• 6. For ease of presentation the text below tends to suppose a Unix (or cygwin) environment. We don' t translate each command to Windows supposing that the translation of commands, pathnames and so on are fairly obvious. However where there are significant differences for Windows then we try to highlight them. 4.1 Running application_1 If you have built in a directory separate from the sources, as is recommended, then you need to copy the log4crc file from the source directory into the build directory: $ cd examples $ cp ../log4c/examples/log4crc . Then run the example application_1 as follows. You will need to put the Log4C library on some path so the system can find it when application_1 starts up. If you have used the autoconf tools on Unix and the Makefile in the msvc6 directory that will look like this: On Linux/Solaris: export LD_LIBRARY_PATH=../src/log4c/.libs/ On HP-UX: export SHLIB_PATH=../src/log4c/.libs/ On Windows: set Path=..log4c;%Path% Then you can run application_1 as follows: $ ./application_1 4 You should see this: [stdout] ERROR six13log.log.app.application1 - some error from app1 at line 79 in file ../../log4c/examples/application_1.c - loop 0 [stdout] ERROR six13log.log.app.application1 - some error from app1 at line 79 in file ../../log4c/examples/application_1.c - loop 0 [stdout] ERROR six13log.log.app.application1 - some error from app1 at line 79 in file ../../log4c/examples/application_1.c - loop 1 [stdout] ERROR six13log.log.app.application1 - some error from app1 at line 79 in file ../../log4c/examples/application_1.c - loop 1 ../../log4c/examples/application_1.c application_1 is a simple example that loops, logging two messages on each loop. In the output above we only see the error message logged at priority ERROR, the other message logged at priority DEBUG is not logged with the default configuration in the log4crc file. But why is the log message being logged twice ? Thank you for asking. What's happening is that although the application submits the message only once to Log4C, it is passed to all the appenders attached to the origi ating category n six13log.log.app.application1 AND it's ancestor categories. So, if you look in log4crc you will see this line: <category name=quot;six13log.logquot; priority=quot;errorquot; appender=quot;stdoutquot; /> So the stdout appender for the category six13log.log.app.application1 is logging the message and the stdout appender for the ancestor category six13log.log is also logging it.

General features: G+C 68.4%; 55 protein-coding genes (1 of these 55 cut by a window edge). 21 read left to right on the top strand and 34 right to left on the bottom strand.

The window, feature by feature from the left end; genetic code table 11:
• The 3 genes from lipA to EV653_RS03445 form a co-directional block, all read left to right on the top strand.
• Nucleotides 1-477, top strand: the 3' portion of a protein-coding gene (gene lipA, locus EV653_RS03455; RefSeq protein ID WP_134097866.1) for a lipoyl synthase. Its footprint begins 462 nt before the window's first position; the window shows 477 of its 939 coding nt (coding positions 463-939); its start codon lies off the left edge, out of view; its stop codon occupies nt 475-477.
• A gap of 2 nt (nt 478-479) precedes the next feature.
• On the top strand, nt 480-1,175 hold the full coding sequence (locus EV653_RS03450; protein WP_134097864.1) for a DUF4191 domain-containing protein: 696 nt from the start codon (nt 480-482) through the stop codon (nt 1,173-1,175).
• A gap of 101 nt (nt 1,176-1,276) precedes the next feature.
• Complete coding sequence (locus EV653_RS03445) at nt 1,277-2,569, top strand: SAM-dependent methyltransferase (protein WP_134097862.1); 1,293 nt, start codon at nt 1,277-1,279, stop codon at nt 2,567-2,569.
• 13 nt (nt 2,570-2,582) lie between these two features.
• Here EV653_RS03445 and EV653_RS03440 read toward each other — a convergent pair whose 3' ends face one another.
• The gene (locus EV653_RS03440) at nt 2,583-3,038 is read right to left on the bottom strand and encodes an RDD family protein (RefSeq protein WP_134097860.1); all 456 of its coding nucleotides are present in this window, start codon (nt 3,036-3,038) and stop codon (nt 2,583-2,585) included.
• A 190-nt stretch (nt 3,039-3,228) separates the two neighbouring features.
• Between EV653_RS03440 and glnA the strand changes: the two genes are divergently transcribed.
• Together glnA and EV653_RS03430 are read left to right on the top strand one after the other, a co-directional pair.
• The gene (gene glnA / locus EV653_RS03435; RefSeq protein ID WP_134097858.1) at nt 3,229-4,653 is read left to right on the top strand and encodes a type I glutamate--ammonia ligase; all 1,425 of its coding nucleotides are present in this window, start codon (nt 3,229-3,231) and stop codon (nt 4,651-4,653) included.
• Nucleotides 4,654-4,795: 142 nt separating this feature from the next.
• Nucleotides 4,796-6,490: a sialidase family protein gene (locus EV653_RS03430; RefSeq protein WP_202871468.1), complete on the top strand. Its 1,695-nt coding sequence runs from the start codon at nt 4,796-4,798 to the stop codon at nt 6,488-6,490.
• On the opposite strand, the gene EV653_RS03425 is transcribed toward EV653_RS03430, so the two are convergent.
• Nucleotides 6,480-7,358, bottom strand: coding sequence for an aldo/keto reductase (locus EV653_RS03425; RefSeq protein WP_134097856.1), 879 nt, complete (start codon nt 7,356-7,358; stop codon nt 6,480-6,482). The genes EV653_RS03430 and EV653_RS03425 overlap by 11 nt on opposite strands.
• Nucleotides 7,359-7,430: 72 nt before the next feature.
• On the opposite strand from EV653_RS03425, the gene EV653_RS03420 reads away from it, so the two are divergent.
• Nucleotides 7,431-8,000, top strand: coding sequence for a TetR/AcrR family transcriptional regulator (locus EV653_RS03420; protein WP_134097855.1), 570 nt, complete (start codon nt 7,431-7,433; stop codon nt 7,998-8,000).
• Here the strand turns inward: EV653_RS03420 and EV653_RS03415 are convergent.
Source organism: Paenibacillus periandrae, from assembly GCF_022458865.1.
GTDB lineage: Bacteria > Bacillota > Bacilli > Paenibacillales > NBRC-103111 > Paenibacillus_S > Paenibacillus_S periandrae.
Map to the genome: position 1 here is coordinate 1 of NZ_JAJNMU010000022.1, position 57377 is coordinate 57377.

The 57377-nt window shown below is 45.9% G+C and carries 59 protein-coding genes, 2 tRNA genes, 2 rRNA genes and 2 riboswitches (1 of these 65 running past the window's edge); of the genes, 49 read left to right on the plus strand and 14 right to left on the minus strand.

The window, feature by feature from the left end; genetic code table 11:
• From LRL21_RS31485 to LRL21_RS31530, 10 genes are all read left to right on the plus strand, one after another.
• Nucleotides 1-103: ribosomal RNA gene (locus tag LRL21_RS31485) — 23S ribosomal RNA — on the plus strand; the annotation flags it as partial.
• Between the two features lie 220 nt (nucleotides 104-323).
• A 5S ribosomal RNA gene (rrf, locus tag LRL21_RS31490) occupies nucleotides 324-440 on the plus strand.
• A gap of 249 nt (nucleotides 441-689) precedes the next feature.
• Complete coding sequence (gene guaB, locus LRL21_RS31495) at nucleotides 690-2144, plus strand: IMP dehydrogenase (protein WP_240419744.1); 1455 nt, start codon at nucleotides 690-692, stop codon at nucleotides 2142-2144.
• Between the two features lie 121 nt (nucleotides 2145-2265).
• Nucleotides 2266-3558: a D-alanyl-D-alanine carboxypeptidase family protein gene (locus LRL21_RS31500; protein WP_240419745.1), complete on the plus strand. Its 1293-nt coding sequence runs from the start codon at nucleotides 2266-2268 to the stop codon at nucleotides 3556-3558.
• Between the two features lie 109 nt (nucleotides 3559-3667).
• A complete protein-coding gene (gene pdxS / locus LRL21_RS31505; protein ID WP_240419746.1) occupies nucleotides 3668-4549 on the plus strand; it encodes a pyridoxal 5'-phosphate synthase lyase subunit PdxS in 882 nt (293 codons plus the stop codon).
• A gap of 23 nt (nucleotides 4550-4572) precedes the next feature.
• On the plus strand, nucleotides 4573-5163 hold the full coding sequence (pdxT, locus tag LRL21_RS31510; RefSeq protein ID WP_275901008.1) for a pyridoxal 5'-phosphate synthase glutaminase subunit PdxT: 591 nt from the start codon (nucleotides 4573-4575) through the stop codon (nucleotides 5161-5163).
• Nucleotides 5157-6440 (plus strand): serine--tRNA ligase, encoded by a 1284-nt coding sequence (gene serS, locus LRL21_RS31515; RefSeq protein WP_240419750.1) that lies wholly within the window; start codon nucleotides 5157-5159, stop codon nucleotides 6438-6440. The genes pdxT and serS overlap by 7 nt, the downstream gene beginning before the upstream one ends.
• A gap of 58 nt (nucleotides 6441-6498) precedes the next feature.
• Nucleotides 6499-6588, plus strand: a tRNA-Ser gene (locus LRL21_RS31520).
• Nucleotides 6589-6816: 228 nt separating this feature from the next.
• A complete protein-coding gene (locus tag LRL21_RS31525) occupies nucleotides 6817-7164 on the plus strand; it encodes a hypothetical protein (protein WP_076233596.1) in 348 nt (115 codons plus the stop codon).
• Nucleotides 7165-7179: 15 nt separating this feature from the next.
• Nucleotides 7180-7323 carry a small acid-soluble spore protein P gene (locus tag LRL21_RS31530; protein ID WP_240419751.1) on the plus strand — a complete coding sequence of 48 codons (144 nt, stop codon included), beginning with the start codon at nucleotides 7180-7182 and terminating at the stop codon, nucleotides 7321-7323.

• 7. So why this strange behavior with respect to logging messages to multiple appenders ? Well, in this example it's hard to see the point. But suppose we have multiple applications and associate categories six13log.log.app.application2, six13log.log.app.application3, six13log.log.app.application4 , say, with them. Then I can get very tight control over what gets logged using the categorization of the messages: if I set an appender on six13log.log.app for example then I will get the messages from all the applications. But if I am just interested in messages from a subset of categories then I can configure an appender and logging priority just for them. So once the application or system designer has done a good job defining the categories available for logging then Log4C offers the administrator or end user very powerful and easy control over the messages he chooses to log, where they get logged and the format they are logged in. Furthermore, even if the application developer has to go back and introduce new categories then with Log4C that's an easy task. Too often in-house logging mechanisms are hard coded for a specific domain and adding what would amount to new categories requires sign ificant additional coding. Not so with Log4C. You can see that there is additional text being logged in addition to the message from the application. This 'overhead' is added by Log4C and the various parts of the message break down like this: [stdout] The name of the appender logging the message surrounded by square brackets. ERROR The log level of the message. six13log.log.app.application1 The name of the catgory originating the message some error from app1 at line 78 in file ../../log4c/examples/application_1.c The actual log message. 4.2 Configuring the priority for a category Now, edit the log4crc file to change the value of the priority field from “error” to “debug”: <category name=quot; quot; priority=quot;debugquot; appender=quot;stdoutquot; /> Run application_1 again, you should see this: [stdout] DEBUG six13log.log.app.application1 - Debugging app 1 - loop 0 [stdout] DEBUG six13log.log.app.application1 - Debugging app 1 - loop 0 [stdout] ERROR six13log.log.app.application1 - some error from app1 at line 79 in file ../../log4c/examples/application_1.c - loop 0 [stdout] ERROR six13log.log.app.application1 - some error from app1 at line 79 in file ../../log4c/examples/application_1.c - loop 0 [stdout] DEBUG six13log.log.app.application1 - Debugging app 1 - loop 1 [stdout] DEBUG six13log.log.app.application1 - Debugging app 1 - loop 1 [stdout] ERROR six13log.log.app.application1 - some error from app1 at line 79 in file ../../log4c/examples/application_1.c - loop 1 [stdout] ERROR six13log.log.app.application1 - some error from app1 at line 79 in file ../../log4c/examples/application_1.c - loop 1 What's happening now is that because the priority of the category has been lowered to DEBUG, the debug message in the application is now appearing. And, for the reasons explained above forthe ERROR message, it appears twice. 4.3 Configuring application_1 to log to a set of log files Logging to stdout is fine but suppose we wish to trap all the messages for six13log.log.app.application1 to a set of log files. To do this we can use the rolling file appender.